The first time Ro Delahanty went to Fort Defiance Institute of Law Enforcement and Tactical Sciences – an accurate, if cumbersome name that was always shortened to a simpler “Fort Defiance” – was in early 2003 for her eight-week police academy training before being sworn-in as a deputy.
She was back in the fall of 2005 for the two-week SWAT basic training and a follow-up weeklong designated marksman (sniper) specialization. Her third time was early in 2006 for a one-week armorer school, while the fourth was in the fall later that year for the one-week SWAT advanced training.
And each time it looked and felt to her more and more like a college campus.
Ro had loved earning her bachelor’s in law enforcement online, working in her own study according to her own schedule and pace. And while she hadn’t missed the on-campus experience for that program, she found she very much enjoyed the on-campus atmosphere of Fort Defiance. It was for her like the best of both worlds; the academic, learning side, but with all cops and para-military types, in other words, her people.
In fact, while she’d shared with a few folks that maybe in ten years or so she might go for her master’s in law enforcement, what she hadn’t shared, because it was still only a vague idea on her part, was that she might someday teach at Fort Defiance.
Fort Defiance was, in fact, a college, or more precisely, a private, for-profit, technical school providing basic, advanced and specialized coursework for law enforcement and tactical personnel like private contractors and security-types; private citizens could also sign-up for selected classes / workshops.
In the 1990s two opposite forces converged that led to schools like Fort Defiance.
One was an increasing emphasis on professionalism in police work; it was no longer acceptable just to send somebody to a few weeks of police academy, hand them a gun and send them out on the street. In other words, there was a growing need for more specialized law enforcement skill training.
The second was that for budgetary reasons many states, including Iowa, closed their state sponsored police academy programs – usually run by the state police – a job Fort Defiance and its counterparts were more than happy to take on.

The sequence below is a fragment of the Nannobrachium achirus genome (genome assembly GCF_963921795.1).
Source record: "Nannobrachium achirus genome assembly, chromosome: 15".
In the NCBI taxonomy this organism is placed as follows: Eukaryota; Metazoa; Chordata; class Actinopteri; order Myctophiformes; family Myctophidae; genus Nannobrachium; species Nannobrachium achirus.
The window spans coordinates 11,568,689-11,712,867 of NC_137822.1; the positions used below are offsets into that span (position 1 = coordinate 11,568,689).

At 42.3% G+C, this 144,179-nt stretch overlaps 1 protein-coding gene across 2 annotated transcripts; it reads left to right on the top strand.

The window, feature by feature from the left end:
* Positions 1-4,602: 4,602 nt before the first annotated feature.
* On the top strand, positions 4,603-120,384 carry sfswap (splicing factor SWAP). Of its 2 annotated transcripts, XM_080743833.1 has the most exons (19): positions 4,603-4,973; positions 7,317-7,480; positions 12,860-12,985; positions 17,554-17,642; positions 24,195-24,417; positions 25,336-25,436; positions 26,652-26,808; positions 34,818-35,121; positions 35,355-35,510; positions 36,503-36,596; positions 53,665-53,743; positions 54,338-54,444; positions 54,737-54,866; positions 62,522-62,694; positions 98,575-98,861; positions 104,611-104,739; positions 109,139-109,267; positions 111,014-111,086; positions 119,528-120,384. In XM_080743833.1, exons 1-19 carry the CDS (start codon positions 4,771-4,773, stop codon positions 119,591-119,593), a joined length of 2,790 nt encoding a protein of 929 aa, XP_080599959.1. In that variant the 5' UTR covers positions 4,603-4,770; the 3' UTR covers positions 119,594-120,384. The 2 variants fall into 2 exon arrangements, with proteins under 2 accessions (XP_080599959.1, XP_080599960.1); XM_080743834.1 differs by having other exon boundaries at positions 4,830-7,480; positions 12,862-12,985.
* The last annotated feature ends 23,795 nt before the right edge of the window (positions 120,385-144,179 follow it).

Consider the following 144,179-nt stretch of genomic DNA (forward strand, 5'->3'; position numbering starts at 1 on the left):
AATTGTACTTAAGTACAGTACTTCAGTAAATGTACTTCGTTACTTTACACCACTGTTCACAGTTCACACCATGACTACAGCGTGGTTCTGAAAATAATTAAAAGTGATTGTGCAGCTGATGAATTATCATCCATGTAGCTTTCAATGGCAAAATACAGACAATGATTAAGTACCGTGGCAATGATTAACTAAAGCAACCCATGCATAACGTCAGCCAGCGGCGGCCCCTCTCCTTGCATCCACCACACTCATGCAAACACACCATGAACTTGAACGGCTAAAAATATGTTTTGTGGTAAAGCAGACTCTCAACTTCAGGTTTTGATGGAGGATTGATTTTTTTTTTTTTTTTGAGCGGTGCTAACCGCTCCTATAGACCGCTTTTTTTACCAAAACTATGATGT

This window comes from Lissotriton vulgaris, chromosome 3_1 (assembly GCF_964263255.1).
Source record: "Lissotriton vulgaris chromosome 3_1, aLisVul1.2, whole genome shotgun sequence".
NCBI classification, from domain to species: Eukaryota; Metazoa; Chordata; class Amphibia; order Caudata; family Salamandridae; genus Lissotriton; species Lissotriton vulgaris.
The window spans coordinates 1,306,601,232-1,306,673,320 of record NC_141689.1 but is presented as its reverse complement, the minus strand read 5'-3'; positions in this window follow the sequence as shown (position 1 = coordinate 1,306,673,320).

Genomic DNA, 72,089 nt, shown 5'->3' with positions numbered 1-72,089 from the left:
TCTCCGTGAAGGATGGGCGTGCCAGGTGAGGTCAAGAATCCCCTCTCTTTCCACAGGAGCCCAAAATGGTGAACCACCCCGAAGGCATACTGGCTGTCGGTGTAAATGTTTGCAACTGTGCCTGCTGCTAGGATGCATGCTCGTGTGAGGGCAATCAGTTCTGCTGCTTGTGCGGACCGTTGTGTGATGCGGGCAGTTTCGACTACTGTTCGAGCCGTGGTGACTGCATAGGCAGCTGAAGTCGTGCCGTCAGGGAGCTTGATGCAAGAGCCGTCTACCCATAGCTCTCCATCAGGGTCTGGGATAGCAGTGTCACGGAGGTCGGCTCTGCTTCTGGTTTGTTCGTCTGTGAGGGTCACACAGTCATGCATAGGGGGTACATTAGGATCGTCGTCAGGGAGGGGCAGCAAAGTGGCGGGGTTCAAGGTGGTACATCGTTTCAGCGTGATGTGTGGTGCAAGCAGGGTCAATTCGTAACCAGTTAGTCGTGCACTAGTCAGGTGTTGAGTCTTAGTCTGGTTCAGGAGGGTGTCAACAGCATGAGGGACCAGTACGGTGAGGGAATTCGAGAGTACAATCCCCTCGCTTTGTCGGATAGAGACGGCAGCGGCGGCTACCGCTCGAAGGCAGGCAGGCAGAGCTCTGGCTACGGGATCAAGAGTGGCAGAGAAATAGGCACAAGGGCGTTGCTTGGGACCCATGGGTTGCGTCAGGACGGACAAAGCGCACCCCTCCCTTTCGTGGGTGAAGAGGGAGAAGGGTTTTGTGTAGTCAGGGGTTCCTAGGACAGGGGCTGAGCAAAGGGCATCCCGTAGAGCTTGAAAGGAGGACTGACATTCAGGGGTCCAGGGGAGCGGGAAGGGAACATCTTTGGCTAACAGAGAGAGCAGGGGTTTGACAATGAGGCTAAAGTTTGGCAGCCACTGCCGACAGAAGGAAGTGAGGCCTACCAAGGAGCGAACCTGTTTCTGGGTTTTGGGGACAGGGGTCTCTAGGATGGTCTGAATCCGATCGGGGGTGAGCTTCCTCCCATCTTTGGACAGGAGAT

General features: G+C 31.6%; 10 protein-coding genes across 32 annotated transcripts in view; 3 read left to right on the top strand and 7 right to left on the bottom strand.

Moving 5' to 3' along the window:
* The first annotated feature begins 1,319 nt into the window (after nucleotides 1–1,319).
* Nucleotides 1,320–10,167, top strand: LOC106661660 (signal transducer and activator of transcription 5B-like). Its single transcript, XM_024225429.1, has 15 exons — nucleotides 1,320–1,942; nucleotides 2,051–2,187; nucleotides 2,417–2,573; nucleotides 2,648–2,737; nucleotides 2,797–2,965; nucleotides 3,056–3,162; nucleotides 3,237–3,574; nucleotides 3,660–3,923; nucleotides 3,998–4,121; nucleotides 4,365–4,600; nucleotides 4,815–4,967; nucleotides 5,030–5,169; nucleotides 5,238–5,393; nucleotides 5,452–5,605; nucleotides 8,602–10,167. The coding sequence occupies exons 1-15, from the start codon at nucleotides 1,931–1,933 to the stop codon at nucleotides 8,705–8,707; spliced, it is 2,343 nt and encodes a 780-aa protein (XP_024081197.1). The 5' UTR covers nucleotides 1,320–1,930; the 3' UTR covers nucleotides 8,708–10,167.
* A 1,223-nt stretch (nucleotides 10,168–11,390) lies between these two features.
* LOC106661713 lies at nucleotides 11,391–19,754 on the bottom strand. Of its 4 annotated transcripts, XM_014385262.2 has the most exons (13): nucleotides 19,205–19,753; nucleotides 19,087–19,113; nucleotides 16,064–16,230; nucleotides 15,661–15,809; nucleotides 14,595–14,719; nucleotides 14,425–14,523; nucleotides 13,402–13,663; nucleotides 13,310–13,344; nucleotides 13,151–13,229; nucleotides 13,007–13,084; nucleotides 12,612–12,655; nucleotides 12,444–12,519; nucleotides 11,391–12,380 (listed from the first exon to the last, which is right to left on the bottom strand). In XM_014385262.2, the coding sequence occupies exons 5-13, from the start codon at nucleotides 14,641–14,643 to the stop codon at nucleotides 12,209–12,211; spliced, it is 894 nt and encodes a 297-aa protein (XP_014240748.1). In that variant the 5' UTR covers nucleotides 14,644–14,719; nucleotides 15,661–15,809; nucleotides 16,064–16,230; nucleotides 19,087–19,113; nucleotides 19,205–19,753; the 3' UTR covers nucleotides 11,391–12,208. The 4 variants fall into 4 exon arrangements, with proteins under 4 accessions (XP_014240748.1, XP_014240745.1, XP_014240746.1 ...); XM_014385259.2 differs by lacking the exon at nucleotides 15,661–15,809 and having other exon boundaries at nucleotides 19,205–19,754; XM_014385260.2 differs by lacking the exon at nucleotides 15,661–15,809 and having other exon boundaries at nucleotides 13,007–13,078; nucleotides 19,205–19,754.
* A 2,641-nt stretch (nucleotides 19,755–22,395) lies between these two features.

Fort Defiance was opened in 2002; Ro’s was part of the school’s third police academy class.
Located on 450-acre campus near Estherville in north central Iowa, it was named after an abandoned Civil War fort that had been in the area. Their logo was crossed AR-style rifles over a silhouette of a fort’s blockhouse with “Fort Defiance Institute” surrounding the graphics. A gift shop in the main administrative building offered a variety of logo-festooned products – hats, sweatshirts, T-shirts, coffee mugs, duffle bags. By the mid-2000s, Fort Defiance coffee mugs in police department coffee rooms and T-shirts or ballcaps on off-duty cops were a common sight.
Fort Defiance was, in fact, designed to look much like a traditional college campus, with buildings set in expansive lawns around curved driveways, connected by a network of paved paths; there was even a large manmade lake, really the borrow pit for the earthen berm surrounding the outdoor shooting ranges.
When Ro attended her police academy the campus included:
– A central admin building, with the gift shop.
– A pair of single-story classroom buildings.
– A two-story dorm with two wings off a common lounge – seating area, TV, billiard table, vending machines – with a capacity to house a hundred students. The dormitories were like most college dorms, two-person rooms with central bathroom and shower facilities on each floor. The rooms had a pair of single beds, two closet / drawer combinations and two desks. Each dorm floor was single sex; any sexual contact on campus was not allowed, similarly, alcohol was strictly forbidden.
– A stand-alone cafeteria serving three meals a day.
– A standard twenty-five-yard indoor pistol shooting range, with sophisticated computerized target simulator system, and a fifty-yard outdoor pistol range.
– Both indoor and outdoor tactical operations simulators.
– A nine-hundred yard (half-mile) outdoor rifle/sniper shooting range.
– A half-mile outdoor running track and physical training fields.
Three years later, when Ro attended her armorer school:
– Another two-wing dorm had been built and a third one was under construction.
– There were two more classroom buildings.
– A recreation building – gym, basketball and handball/racquetball courts – had been built.
– The cafeteria had been expanded, including a coffee shop.
– Both the indoor and outdoor tactical operations simulators had been expanded.
– And they were building an addition to the administration building, with a two-bed medical/emergency clinic.
© 2018 Dave Lager